There‚Äôs more to the story than the industry is saying
A couple of days ago, I read a letter to the editor in The Telegram by Cyr Couturier, the executive director of Newfoundland Aquaculture Industry Association, where Couturier lambasted Jim Bennett, the Liberal critic for fisheries in Newfoundland and Labrador.
Couturier‚Äôs whole letter was written from the point of view that aquaculture was the panacea for saving rural Newfoundland ‚ÄĒ essentially saying that for Jim Bennett to question the motives of the aquaculture on the south coast of Newfoundland was next to an abysmal sin.
He virtually said that Bennett did not know what he was saying and he further questioned Bennett‚Äôs motives and said his motives were only political and nothing more.
More to the story
I take exception to that line of thinking.
I would like readers to Google ‚ÄúSalmon Wars,‚ÄĚ a documentary by Silver Donald Cameron of CBC Halifax and view what his report says about aquaculture in Nova Scotia and Europe.
It confirms what Mr. Bennett is saying.
Further to that, we have witnessed two outbreaks of infectious salmon anemia (ISA) disease in farmed salmon on the south coast.
The Committee on the Status of Endangered Wildlife in Canada have declared Atlantic salmon of special concern on south coast rivers, especially the Conne River, and now there seems to be significant problems in the Grey River area.
Is this a coincidence ‚ÄĒ aquaculture (open pen cages) equates to lesser wild Atlantic salmon?
The aquaculture industry was forced to destroy all salmon in the first incident of the outbreak of ISA ‚ÄĒ and by the way, ISA is highly contagious and can be found in wild fish.
In the second incident of this disease in farmed salmon, we are still waiting the outcome.
I saw on ‚ÄúHere and Now‚ÄĚ the destruction of farmed salmon in landfill sites on the south coast and most of us were thinking that must be terrible for the workers and owners.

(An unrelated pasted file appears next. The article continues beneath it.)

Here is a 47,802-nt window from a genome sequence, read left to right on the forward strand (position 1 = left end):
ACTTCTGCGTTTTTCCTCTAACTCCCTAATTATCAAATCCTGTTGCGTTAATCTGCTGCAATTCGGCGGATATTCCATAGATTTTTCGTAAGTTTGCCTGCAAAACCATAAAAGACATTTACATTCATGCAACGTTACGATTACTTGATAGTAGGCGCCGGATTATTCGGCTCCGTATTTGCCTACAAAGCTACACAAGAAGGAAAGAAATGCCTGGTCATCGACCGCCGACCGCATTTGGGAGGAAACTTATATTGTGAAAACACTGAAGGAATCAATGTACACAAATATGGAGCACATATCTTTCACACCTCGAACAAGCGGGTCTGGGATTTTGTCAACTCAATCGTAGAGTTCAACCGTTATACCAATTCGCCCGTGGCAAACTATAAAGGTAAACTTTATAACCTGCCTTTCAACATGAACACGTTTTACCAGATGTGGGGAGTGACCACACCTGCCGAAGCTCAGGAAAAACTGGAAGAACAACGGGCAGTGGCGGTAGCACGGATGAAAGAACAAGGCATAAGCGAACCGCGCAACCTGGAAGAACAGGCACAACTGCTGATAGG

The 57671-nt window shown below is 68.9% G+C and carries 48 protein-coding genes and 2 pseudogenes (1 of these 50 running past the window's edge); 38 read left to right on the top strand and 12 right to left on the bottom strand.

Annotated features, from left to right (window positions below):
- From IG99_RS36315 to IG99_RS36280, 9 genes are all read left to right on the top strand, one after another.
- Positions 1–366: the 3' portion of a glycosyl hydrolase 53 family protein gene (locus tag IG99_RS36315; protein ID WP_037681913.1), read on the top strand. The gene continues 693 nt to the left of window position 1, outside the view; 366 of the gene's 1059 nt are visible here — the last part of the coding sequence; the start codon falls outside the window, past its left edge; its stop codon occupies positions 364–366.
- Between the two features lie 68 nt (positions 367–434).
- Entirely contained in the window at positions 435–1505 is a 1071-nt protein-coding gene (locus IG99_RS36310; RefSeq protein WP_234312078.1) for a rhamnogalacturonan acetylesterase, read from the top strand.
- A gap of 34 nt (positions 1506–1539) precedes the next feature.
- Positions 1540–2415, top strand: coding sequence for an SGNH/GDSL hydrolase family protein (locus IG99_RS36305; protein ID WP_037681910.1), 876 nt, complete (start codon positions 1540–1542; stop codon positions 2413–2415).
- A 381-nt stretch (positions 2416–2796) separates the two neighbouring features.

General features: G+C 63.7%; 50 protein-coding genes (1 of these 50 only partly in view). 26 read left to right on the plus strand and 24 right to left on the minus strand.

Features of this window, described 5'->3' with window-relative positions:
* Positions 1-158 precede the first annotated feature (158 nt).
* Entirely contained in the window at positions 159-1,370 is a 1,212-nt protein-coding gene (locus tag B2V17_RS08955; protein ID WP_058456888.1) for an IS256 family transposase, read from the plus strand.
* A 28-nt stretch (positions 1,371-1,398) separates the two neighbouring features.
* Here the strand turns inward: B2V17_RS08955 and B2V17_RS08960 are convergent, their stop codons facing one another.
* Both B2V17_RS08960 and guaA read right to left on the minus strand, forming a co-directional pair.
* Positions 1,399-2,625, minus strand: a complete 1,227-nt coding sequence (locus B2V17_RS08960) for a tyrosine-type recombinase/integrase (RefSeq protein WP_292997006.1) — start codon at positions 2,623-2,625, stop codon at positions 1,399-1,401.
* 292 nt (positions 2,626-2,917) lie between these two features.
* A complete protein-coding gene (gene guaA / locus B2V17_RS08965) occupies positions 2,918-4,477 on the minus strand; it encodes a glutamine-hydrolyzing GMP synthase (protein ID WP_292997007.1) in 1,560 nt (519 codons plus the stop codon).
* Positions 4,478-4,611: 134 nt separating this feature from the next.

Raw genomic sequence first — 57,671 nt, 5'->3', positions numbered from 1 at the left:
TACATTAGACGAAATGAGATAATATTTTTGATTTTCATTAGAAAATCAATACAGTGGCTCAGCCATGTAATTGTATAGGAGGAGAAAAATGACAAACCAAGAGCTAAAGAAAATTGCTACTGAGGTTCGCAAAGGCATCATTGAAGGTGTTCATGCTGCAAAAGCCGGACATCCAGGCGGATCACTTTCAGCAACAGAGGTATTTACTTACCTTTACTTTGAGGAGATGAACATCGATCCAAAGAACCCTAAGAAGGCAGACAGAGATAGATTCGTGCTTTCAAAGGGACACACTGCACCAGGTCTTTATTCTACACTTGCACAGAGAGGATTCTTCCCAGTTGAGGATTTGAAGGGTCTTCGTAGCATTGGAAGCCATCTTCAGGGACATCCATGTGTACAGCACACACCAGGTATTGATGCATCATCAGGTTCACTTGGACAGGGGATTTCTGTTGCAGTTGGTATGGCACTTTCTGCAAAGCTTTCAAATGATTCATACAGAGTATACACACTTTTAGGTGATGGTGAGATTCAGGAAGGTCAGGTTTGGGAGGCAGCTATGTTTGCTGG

I know I had great sympathy for the workers and the aquaculture farm owners.
But on exploring further, our federal government, through a federal loan and insurance, fully compensated the company that owned the aquaculture business.
This seems to be a no-risk business if your product is not suitable for market.
First we give a guaranteed loan for startup funding, and then if your product is not deemed suitable for human consumption, we taxpayers cover the insurance cost of having the farmed salmon destroyed.
Someone enlighten me here.
Mr. Couturier goes on to recommend eating salmon in his last paragraph.
He doesn‚Äôt state that he is talking about farmed salmon, but says Health Canada recommends two-three servings of salmon per week for human consumption as they are an excellent source of omega-3, fatty acids, vitamins A and E and low fat protein.
I am not listening to the executive director of Aquaculture Newfoundland and his inference about the consumption of farmed salmon in my diet or for my family‚Äôs diet.
Ward W. Samson is a past-president of the Newfoundland and Labrador Wildlife Federation.